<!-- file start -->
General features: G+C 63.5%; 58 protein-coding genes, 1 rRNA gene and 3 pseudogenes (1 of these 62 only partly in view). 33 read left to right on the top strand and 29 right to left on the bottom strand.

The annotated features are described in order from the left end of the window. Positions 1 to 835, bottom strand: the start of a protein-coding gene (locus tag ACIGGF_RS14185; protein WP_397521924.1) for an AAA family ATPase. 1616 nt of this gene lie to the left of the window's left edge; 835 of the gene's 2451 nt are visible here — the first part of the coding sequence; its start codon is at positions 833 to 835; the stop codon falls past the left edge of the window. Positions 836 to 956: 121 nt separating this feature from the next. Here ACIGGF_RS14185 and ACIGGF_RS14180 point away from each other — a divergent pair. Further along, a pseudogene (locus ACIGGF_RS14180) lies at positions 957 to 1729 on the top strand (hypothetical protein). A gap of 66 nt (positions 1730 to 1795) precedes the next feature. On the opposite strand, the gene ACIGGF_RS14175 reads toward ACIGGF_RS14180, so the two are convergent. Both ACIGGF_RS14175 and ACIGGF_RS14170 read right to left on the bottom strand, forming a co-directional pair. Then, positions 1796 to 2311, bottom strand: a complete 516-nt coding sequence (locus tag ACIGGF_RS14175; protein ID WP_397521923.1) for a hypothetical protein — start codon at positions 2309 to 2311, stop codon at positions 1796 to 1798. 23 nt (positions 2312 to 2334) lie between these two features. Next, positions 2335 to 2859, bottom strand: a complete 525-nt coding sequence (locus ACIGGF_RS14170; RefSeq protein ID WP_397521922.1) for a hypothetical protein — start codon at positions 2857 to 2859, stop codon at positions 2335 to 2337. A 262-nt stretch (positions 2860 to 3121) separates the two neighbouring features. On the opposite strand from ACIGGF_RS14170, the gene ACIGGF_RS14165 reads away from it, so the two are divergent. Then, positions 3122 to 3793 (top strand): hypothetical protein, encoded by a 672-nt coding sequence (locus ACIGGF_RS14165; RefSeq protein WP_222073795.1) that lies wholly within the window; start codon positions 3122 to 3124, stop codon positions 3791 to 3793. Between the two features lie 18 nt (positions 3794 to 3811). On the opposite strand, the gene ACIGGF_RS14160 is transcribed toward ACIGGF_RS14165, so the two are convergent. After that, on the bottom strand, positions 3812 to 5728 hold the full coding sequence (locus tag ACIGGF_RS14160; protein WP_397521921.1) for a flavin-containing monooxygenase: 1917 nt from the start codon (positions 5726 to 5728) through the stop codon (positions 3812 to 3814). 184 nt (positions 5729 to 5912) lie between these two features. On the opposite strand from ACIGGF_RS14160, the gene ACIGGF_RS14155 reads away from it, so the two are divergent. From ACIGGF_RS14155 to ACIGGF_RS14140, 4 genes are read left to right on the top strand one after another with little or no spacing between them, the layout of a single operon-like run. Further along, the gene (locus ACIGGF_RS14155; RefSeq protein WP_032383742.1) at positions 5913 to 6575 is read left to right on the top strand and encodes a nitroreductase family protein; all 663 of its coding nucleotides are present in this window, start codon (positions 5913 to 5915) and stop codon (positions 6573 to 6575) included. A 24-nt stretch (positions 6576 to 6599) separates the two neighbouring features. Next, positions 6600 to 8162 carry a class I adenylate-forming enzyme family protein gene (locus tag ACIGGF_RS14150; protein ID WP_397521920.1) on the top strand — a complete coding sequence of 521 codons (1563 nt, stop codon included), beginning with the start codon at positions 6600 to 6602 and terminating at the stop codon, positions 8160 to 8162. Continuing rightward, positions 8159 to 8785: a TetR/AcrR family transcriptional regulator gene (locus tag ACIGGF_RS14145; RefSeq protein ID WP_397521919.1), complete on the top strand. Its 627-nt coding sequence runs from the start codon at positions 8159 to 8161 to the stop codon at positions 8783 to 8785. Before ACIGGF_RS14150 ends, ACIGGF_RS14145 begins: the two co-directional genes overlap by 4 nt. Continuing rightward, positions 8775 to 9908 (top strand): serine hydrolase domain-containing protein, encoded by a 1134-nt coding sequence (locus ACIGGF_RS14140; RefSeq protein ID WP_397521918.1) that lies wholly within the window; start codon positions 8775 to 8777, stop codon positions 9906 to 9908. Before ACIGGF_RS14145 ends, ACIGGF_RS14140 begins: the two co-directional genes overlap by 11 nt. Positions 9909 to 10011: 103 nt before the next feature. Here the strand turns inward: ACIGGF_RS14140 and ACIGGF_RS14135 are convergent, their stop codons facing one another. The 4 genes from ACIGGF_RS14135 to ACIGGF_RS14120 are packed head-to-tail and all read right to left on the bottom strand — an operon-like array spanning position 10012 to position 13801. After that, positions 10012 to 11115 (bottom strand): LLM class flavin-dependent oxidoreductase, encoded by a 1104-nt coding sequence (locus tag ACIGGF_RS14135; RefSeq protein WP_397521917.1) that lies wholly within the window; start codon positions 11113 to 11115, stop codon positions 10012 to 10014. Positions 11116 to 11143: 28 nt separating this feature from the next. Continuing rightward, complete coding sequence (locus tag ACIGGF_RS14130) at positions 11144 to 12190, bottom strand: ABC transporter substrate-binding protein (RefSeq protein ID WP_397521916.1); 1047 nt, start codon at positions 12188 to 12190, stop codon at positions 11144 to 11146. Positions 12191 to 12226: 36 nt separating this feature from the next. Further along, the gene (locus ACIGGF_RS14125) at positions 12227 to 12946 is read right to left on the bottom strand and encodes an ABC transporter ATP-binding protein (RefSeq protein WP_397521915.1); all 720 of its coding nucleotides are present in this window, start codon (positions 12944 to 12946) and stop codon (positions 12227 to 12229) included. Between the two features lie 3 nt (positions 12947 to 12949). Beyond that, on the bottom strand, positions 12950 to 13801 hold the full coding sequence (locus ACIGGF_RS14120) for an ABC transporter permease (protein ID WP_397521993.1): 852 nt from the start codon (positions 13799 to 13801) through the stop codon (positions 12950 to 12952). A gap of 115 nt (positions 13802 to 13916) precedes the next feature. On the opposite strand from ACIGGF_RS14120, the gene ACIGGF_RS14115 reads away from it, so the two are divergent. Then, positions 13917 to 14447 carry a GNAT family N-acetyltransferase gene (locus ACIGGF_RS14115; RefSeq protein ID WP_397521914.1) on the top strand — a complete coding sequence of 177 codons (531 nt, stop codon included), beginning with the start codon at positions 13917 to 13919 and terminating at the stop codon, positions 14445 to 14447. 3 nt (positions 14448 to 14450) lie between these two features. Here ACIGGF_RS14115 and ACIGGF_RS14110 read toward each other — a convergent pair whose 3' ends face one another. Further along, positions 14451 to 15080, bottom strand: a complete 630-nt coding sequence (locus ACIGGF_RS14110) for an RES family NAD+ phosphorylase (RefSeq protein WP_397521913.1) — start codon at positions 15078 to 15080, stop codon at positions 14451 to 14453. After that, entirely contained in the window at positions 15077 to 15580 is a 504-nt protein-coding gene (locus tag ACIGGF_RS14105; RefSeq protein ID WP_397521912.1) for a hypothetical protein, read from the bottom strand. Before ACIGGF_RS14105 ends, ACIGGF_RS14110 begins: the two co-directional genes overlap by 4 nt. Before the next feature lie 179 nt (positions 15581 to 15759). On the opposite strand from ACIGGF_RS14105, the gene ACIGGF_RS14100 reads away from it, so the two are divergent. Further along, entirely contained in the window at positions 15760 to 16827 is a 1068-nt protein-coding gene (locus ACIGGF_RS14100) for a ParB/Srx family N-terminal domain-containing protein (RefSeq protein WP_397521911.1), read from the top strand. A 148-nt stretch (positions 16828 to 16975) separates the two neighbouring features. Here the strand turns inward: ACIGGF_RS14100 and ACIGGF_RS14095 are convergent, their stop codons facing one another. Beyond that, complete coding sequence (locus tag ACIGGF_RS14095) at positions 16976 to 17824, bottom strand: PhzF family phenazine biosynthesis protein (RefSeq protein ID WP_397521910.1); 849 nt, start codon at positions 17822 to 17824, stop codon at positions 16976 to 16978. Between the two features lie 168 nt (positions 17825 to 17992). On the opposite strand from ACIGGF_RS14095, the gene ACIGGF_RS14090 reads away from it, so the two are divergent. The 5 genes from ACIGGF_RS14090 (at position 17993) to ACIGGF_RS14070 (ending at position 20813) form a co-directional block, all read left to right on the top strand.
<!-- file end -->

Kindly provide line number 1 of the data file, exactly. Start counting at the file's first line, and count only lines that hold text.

General features: G+C 63.5%; 58 protein-coding genes, 1 rRNA gene and 3 pseudogenes (1 of these 62 only partly in view). 33 read left to right on the top strand and 29 right to left on the bottom strand.